/Trump is the Poster Boy for the Post-Truth Age

Trump is the Poster Boy for the Post-Truth Age

We’re in a new age, it’s called the “Post-Truth” age. There is truth, there are facts, there are realities – and then, there are perceptions, emotions, and down-right lies. We have reached a point in the West, were lies have overtaken the truth.  And Donald Trump, more than anyone else or anything else, represents this situation. Brexit too, by the way, is another representation of this reality. Unscrupulous politicians manipulate the public with lies, that pull on their emotions to win at the ballot box. Its cunning, but tragic – because facts are lost in public debates and no one thinks critically.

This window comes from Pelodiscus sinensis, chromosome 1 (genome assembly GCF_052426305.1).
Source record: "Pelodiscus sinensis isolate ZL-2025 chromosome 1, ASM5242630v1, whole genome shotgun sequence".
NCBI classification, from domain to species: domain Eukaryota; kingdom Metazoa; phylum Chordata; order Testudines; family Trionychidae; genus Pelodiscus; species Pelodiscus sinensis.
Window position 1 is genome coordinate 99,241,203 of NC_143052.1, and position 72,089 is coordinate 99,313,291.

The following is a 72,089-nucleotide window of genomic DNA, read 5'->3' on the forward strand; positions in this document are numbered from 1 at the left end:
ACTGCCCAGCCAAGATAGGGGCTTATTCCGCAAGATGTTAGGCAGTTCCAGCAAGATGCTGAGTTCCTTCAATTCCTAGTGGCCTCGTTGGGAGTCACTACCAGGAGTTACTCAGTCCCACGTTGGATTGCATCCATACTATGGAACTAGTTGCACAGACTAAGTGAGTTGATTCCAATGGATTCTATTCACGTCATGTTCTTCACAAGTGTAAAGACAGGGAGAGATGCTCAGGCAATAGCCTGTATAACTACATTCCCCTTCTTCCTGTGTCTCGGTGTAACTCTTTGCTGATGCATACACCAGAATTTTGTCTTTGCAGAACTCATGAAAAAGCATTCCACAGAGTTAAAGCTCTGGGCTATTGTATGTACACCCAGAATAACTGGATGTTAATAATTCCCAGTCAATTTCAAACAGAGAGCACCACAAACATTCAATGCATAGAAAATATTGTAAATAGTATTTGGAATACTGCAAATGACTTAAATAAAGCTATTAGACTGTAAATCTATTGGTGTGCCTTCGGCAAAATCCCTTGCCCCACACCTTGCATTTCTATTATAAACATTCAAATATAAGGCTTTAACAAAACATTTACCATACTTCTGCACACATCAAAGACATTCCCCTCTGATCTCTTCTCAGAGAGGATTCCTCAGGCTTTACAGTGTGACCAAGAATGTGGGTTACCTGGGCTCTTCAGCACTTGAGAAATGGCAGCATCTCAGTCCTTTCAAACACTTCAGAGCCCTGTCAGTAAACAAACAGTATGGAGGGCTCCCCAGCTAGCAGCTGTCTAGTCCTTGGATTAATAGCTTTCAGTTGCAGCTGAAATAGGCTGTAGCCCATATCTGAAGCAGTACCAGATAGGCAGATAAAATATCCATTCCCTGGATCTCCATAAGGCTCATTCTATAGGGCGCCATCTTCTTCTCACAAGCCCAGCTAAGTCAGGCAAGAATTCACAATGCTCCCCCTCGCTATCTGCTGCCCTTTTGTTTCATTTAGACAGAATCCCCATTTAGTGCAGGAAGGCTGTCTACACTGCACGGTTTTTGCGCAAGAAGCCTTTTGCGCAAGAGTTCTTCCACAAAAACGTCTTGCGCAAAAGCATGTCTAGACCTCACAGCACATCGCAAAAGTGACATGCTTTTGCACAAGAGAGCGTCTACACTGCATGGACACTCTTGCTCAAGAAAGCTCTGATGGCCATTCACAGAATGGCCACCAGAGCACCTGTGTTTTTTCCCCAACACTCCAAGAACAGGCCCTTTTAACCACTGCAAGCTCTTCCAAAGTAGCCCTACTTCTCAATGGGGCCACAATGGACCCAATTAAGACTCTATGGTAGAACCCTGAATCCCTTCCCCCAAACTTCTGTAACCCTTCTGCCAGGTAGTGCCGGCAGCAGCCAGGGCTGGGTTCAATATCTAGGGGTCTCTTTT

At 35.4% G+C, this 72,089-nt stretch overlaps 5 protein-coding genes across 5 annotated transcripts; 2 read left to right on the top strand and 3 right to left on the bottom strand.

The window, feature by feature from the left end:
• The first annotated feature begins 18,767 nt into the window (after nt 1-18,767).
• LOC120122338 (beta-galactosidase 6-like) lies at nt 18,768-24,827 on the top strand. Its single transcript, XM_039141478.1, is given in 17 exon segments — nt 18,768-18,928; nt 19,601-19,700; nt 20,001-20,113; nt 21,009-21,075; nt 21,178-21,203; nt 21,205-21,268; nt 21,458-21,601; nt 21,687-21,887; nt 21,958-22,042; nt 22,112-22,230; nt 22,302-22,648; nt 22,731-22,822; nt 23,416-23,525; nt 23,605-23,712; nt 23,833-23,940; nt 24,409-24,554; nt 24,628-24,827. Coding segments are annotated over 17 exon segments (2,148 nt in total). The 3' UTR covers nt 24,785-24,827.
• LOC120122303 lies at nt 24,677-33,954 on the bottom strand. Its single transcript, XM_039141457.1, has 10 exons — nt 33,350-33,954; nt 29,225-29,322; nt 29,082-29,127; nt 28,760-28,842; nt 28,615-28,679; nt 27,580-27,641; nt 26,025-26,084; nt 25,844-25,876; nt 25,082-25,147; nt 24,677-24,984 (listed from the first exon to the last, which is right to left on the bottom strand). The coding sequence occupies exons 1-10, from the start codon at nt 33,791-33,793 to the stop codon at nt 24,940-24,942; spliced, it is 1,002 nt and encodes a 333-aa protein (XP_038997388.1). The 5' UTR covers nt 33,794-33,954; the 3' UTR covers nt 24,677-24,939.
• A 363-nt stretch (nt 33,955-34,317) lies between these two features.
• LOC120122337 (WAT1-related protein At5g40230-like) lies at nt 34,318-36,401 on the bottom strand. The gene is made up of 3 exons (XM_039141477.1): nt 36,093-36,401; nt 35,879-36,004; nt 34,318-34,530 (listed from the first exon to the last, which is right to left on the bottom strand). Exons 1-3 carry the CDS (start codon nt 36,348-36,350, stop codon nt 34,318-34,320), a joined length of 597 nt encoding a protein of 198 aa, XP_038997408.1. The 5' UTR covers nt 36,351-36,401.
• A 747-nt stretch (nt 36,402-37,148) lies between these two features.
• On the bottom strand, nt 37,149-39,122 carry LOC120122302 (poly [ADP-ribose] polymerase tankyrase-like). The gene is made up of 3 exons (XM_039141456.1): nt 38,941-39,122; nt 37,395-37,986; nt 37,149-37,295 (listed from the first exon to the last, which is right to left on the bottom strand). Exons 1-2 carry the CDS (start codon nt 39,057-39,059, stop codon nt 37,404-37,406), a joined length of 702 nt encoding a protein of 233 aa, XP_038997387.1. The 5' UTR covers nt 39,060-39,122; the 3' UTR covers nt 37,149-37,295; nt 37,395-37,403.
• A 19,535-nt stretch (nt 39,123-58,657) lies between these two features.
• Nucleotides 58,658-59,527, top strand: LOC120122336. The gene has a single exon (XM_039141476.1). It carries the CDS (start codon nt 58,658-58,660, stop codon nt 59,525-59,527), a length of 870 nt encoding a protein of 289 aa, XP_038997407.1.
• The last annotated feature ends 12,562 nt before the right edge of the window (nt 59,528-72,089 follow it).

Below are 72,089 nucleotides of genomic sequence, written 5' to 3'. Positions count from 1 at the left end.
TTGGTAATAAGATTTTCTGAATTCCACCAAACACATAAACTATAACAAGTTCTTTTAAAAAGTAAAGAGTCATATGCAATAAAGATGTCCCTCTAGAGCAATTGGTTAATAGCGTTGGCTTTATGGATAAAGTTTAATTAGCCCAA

Post-truth politics (also called post-factual politics and post-reality politics) is now our political culture. Debate is framed largely by appeals to emotion disconnected from the details of policy, and by the repeated assertion of talking points to which factual rebuttals are ignored. Post-truth differs from traditional contesting and falsifying of truth by rendering it of “secondary” importance. While this has been described as a contemporary problem, there is a possibility that it has long been a part of political life but was less notable before the advent of the internet and related social changes.